25 Years of Blue Line Magazine
By Mark Reesor
By Mark Reesor
5159 words – MR
Canadians are either “incredibly creative people with an innate need to decorate vehicles” – or realize police cruisers must be highly visible while enhancing sense of community, Dave Brown writes in announcing the 2009 best dressed police car winners.
Managing in recessionary times is nothing new. Robert Lunney faced the problem as Edmonton’s police chief when the National Energy Program ended the oil boom. Alberta was initially unaffected and his decision to hire a new recruit class “cost service members money and could have cost me my job.”
There are benefits to hard times, argues
The first in a seven part series on the 100th anniversary of the OPP looked at the history of a force that began with remote single officer detachments and no phones, cars or radios.
One of the first female RNC recruits makes history by becoming the force’s first female superintendent. June Layden has held every possible rank in the street patrol division and told East Coast Correspondent Danette Dooley she looked forward to advocating on behalf of members.
It’s easy to mistake people with Parkinson’s Disease as being drunk or high on drugs. Judy Hazlett and husband Roger Buxton suggest using the acronym STOP – Slowness of movement, Tremor, OK intellectually and Posture (typically stooped and bent forward at the waist) – to help officers tell the difference.
Police officers need to seek help to recover from the scars left by critical incidents such as police shootings. “Failing to do so may result in the loss of another life,” warns Michael Soden – “that of the officer involved.”
Becoming a quadriplegic in a 2001 diving accident didn’t diminish Bryce Clarke’s desire to work. The Edmonton Police Service constable overcame the obstacles and gradually resumed his career over a two year period, becoming one of only a few quadriplegic police officers in North America. “Don’t let your disability get you down,” he urges. “Don’t let it limit your capabilities. People should see that even with a disability, everyone can do what they want.”
Two other quadriplegic officers, OPP Cst. Steve Jones and Brantford Police Service Cst. Cy Villa, told about their struggles to resume their chosen careers and still have a hand in catching “bad guys!”
No one laughs at people with cancer so why do they make fun of the mentally ill?, asks
“Agencies should examine their policies to ensure officers are not abandoned and forced to make an uneducated decision about how, where or which force options or equipment they should carry,” advises “smaller officer” Brad Fawcett. “Trainers have a responsibility” to provide officers with options.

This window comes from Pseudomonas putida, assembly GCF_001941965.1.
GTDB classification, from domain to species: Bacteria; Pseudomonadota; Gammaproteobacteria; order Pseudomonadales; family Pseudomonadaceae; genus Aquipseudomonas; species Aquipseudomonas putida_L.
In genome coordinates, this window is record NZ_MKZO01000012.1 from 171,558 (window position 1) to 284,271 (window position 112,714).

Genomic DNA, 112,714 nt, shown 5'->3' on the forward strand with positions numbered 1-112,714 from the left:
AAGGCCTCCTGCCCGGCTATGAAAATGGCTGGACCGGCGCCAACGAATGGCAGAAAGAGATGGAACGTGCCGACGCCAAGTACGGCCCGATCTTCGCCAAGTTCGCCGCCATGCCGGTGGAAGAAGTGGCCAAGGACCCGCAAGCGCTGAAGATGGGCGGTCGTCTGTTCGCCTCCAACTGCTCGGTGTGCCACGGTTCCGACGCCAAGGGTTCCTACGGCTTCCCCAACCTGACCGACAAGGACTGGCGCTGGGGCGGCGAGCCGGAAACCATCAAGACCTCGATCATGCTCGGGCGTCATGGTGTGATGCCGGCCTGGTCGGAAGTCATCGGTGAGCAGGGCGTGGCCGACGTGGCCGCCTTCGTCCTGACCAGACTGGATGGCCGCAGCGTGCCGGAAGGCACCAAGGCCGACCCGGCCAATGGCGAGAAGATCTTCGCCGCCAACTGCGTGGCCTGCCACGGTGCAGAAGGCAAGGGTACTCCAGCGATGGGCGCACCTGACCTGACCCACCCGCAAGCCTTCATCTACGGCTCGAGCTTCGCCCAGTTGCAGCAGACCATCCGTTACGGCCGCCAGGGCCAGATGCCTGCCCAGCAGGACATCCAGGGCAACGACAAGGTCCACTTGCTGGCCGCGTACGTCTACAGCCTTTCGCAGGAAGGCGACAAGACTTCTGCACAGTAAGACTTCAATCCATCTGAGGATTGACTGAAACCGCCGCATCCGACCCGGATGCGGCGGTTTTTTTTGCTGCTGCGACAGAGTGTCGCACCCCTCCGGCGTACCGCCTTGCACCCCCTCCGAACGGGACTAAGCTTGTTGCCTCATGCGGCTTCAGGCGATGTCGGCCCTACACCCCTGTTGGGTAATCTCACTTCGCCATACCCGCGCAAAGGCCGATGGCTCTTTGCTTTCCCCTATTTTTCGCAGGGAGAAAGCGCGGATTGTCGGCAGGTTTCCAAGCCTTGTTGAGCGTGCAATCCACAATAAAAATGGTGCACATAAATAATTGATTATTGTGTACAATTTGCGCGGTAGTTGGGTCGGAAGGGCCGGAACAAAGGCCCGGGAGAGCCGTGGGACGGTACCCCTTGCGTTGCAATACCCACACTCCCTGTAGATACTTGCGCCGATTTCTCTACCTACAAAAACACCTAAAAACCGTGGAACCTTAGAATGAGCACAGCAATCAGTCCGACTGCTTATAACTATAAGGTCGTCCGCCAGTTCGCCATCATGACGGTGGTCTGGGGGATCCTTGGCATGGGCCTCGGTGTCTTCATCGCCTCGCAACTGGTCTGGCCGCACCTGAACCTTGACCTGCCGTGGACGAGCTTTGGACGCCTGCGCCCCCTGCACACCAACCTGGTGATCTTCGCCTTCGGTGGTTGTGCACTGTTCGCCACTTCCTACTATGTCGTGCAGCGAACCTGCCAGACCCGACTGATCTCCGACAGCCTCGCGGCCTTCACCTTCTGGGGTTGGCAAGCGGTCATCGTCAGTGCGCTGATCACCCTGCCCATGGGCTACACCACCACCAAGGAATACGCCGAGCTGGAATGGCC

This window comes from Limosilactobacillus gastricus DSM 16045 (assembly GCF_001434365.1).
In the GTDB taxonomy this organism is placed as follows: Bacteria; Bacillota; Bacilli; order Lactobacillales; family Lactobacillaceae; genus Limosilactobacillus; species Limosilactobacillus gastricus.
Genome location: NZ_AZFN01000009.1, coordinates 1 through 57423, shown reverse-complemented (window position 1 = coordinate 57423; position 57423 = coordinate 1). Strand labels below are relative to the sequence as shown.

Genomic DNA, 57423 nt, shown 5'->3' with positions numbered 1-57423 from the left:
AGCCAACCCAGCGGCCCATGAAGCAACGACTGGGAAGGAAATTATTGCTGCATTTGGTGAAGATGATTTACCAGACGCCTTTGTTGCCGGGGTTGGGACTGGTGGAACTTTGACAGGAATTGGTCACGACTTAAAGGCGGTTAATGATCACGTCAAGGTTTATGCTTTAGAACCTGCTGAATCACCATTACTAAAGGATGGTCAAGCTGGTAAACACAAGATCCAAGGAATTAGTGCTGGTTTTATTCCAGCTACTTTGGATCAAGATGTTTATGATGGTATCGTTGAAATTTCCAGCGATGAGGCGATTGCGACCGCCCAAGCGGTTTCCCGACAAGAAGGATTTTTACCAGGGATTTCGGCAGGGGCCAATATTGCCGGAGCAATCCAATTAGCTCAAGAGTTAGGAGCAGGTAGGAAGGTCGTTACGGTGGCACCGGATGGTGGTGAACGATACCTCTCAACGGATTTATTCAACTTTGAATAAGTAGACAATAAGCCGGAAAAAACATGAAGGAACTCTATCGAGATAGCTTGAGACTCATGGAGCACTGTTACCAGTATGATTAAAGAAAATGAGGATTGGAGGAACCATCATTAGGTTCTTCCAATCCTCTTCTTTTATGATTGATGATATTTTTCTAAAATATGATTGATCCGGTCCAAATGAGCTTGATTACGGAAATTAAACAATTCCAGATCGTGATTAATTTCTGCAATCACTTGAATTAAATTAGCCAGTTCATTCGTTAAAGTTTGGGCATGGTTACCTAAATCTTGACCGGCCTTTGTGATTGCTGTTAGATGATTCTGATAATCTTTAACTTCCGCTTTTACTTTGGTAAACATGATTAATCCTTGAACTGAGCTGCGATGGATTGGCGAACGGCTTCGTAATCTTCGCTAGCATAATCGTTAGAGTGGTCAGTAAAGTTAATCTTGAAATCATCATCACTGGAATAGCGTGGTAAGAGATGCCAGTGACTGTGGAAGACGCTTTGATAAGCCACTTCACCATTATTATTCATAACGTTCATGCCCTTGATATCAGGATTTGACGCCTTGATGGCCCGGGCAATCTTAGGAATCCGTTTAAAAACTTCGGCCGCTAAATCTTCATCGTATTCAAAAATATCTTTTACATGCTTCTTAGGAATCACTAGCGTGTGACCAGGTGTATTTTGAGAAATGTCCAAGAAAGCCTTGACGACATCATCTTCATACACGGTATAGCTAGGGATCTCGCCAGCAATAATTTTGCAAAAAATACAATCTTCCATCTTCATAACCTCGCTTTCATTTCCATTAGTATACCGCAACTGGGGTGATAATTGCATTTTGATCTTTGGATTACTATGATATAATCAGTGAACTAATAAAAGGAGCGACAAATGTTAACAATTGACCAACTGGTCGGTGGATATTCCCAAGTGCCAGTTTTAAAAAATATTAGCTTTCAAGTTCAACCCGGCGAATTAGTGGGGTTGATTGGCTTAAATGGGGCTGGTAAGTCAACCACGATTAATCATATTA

The Calgary Police Service lost the downtown core to increasing gang violence, street disturbances and rising crime. To take it back, chief Rick Hanson envisioned a 62 member permanent downtown beat unit which hit the streets in May, 2009. “We are making a statement that the city is ours – we own it and we own the street.”
Canada’s newest police agency, The South Coast British Columbia Transportation Authority Police Service, has begun protecting the 900,000 people who daily ride Vancouver’s buses, rail and marine services. Its motto – “Safely linking communities” – speaks to its mission of promoting public transport.
The OPP launches its second Unmanned Aerial Vehicle into service. The Saskatoon produced, six rotor Dragonflyer X6 is an excellent camera platform, writes OPP Cst. Marc Sharpe, who put together a “ground school” to professionally train UAV operators.
To say Edmonton Police Service computer whiz Elena Sinelnikova is light on her feet would be an understatement. Despite not taking up dancing until she was 20, the mother of two young boys and dance partner Jim Deglau beat out 20 other couples to win the Canadian Dance Championship, Latin category.
Aboriginal peoples’ difficult transition into mainstream society is ongoing, writes retired RCMP inspector Ian Parsons. Complex socio-economic problems are likely to remain for some time. Police awareness and empathy for the difficult and disastrous path Aboriginals have trod “will not diminish the problems faced on a daily basis (but) the additional effort sends a message to the community.”
“Institutional inertia is not a good enough reason to maintain a prohibition on marijuana or any other drug,” argues Victoria police officer David Bratzer. “Regulating cannabis would provide a safer alternative to alcohol, eliminate most domestic drug trafficking, generate tax revenue, free up police resources and reduce abuse by young people.”
At precisely 7:01 am on Oct. 19, the 63 officers of the Oxford Community Police Service joined the Woodstock Police Service. Signs were placed by the phones to remind staff of the new name. Chief Rod Freeman ushered in the new force, which wasn’t really new. Founded in the 1800s, it was replaced by Oxford in 1998.